By Danny Kemp and Lachlan Carmichael
Brussels is set to remain under security lockdown as Belgian police arrested 16 people in a wave of anti-terrorism raids.
Schools and the metro are shut on Monday (local time) as Brussels stays at the highest possible alert level over what Belgian Prime Minister Charles Michel called a "serious and imminent" threat of attacks similar to those that killed 130 people in France.
Officials will review the situation again later on Monday.
Police on Sunday carried out 19 raids in Brussels and three in the industrial town of Charleroi, detaining 16 people, prosecutors said, while the driver of a car was injured after police fired two shots when the vehicle drove at officers.
"Salah Abdeslam was not caught during the raids," federal prosecutor spokesman Eric Van Der Sypt told a press conference just after midnight, meaning Europe's most wanted man remains at large.
Armed officers and troops have been patrolling the near-deserted streets of the tense Belgian capital all weekend after the government raised the terror alert to the highest level of four in the city.
The European Union and NATO, which are based in Brussels, both said they would increase security and urged non-essential staff to work from home on Monday.
Michel said the Brussels metro system would remain shut, and schools and universities would be closed over concerns that jihadists were planning a repeat of the Paris gun and suicide bombing attacks on November 13.
He said the rest of the country, including Brussels airport, would remain on security alert level three, meaning an attack is considered possible and the threat credible.
The historic Grand Place square in central Brussels, usually bustling, was virtually empty at the weekend, as anxious residents heeded warnings to stay home.
With a massive manhunt on for several suspects linked to the carnage in Paris, Belgian police urged the media and social media not to show live footage of the police operations taking place on Sunday evening.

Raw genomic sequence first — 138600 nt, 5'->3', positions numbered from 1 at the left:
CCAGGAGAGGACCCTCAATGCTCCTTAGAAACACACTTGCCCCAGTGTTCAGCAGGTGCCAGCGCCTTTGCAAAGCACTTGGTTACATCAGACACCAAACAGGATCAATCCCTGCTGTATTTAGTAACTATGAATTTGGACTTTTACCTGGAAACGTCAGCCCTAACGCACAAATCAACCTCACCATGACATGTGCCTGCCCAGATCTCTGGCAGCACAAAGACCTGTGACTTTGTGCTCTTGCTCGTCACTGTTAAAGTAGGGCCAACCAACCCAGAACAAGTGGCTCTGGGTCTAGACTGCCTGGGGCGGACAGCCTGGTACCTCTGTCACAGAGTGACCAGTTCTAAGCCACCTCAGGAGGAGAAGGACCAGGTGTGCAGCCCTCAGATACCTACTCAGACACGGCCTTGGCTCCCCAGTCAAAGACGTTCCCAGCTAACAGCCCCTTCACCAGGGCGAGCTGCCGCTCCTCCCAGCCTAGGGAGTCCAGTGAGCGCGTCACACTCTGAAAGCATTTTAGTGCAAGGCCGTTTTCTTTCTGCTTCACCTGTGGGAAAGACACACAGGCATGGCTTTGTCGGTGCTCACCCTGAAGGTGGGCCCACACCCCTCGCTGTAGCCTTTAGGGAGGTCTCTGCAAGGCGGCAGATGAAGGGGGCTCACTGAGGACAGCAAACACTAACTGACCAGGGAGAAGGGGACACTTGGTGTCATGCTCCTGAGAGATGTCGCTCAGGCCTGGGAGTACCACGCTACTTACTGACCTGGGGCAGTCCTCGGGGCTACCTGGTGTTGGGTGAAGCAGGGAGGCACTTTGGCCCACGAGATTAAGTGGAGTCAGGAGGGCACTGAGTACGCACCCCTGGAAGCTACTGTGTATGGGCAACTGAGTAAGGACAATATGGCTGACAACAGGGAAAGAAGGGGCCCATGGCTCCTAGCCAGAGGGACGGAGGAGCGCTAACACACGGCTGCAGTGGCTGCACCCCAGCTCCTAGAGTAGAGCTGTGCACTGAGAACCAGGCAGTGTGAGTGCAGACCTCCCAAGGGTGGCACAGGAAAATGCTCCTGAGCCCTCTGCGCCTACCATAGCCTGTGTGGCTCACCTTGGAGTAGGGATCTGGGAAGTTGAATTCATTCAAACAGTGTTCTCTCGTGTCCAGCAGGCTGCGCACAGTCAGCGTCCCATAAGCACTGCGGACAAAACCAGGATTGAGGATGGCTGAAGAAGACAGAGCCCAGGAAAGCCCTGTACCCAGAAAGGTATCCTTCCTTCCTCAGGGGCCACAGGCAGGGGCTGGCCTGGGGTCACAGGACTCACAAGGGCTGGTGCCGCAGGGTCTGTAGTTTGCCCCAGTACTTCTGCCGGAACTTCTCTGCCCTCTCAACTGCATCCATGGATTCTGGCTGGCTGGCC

Many Belgians responded in light-hearted fashion by tweeting pictures of cats under the hashtag #BrusselsLockdown.
French police meanwhile released a photo of the third of three men who blew themselves up outside France's national stadium during the rampage, which also targeted the Bataclan concert hall as well as a string of bars and restaurants.
The man in the picture passed through Greece with one of the other suicide bombers, carrying a Syrian passport in the name of Mohammad al-Mahmod, a source close to the investigation said.
With the world on edge over the jihadist threat, US President Barack Obama said the most powerful tool in the fight against IS was to say "that we're not afraid".
He added that he would go ahead with a December visit to Paris for UN climate talks and called on other countries to show similar resolve.
French President Francois Hollande will embark on a diplomatic offensive in the coming days in a bid to forge a broad anti-IS coalition.
He will host Britain's David Cameron on Monday before meeting Obama in Washington on Tuesday, holding talks with Germany's Angela Merkel in Paris on Wednesday and Russia's Vladimir Putin in Moscow on Thursday.
Meanwhile, Eagles of Death Metal, the Californian band that was playing at the Bataclan where 89 people were massacred, spoke for the first time since the attacks, with singer Jesse Hughes saying many fans died trying to protect their friends.
"So many people put themselves in front of people," he said in an excerpt of an interview with Vice.com.